With his shades, grizzly-bear flow, and 300-pound girth, Miami MC Rick Ross has become one of the most imposing figures in the hip-hop industry -- and that's before his first major-label release even hit the streets. If you thought 50 Cent was brash as a rookie, this coke-dealer-turned-MC has set the new gold standard, bullying his way into rap's inner circle via the massive summer single "Hustlin'," which unrepentantly celebrates Ross' career slinging cane, and the follow-up, "Blow," an amoral ode to bling ("Mo' cars, mo' clothes . . . mo' dough to blow!") in its purest, rawest form.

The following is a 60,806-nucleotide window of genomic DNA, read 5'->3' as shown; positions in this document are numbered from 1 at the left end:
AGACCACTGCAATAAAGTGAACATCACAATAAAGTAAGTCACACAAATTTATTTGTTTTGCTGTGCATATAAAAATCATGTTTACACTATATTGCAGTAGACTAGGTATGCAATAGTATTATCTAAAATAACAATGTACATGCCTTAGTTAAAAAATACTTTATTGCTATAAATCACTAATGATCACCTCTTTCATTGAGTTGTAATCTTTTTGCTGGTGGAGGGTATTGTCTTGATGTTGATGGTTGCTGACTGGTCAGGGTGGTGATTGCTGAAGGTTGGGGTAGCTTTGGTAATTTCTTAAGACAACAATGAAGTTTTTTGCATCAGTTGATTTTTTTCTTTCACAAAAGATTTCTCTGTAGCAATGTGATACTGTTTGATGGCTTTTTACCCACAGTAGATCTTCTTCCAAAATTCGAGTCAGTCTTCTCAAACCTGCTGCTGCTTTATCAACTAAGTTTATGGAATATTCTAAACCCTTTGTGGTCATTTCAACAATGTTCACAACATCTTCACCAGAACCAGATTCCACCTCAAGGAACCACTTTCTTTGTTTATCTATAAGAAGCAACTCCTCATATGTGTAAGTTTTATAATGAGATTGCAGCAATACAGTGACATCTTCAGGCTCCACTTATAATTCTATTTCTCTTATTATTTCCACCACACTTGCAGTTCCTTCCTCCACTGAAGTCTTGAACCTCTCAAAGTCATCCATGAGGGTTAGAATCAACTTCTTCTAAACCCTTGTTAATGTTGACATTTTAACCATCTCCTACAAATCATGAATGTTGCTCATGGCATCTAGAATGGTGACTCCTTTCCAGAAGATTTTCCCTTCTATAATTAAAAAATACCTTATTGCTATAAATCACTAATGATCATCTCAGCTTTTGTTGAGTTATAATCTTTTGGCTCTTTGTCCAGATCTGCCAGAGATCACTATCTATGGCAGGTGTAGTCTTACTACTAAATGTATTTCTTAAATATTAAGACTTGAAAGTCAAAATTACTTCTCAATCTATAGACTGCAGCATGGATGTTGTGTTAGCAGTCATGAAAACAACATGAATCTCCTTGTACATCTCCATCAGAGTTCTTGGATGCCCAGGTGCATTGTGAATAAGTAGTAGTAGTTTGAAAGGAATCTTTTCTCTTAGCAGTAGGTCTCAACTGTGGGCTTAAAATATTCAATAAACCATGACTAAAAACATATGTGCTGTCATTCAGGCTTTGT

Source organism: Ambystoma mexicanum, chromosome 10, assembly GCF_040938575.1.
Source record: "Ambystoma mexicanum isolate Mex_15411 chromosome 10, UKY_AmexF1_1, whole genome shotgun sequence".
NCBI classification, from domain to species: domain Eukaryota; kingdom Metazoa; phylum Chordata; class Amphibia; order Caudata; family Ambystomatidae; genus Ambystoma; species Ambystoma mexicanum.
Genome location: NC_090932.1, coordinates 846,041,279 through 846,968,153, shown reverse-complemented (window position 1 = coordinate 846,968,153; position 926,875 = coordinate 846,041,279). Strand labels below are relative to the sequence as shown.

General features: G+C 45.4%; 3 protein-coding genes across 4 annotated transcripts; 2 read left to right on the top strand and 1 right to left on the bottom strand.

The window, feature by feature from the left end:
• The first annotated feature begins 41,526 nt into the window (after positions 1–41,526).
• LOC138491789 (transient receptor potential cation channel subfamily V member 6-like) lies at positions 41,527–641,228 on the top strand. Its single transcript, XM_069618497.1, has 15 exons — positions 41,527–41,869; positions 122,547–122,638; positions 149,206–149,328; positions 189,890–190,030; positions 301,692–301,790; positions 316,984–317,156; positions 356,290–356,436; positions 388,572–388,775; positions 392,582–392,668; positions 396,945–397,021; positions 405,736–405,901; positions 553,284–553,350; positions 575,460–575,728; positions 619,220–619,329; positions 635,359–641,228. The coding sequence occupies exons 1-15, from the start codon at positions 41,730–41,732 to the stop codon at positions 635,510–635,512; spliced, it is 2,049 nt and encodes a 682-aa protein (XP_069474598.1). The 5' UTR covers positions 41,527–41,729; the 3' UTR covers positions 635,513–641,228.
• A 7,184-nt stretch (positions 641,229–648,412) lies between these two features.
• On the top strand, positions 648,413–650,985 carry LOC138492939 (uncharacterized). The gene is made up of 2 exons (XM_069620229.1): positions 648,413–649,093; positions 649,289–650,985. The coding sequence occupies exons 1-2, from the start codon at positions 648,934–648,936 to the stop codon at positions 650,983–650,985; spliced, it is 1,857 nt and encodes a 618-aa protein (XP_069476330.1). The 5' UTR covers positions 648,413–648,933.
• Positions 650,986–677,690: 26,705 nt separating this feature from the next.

Like Fiddy, Ross is less a rhymer than a forceful personality. His simple-minded verses -- see, "I'm A G," "Where My Money," and other self-explanatory titles -- get over solely via a malignant charisma that makes his Scarface fixation appropriate. But combined with molasses-slow production from Cool & Dre, southern stalwart Jazze Pha, and others, Port of Miami oozes laid-back, late-night menace that succeeds spectacularly in its limited aim: dragging the dark side of sunny Florida into the spotlight.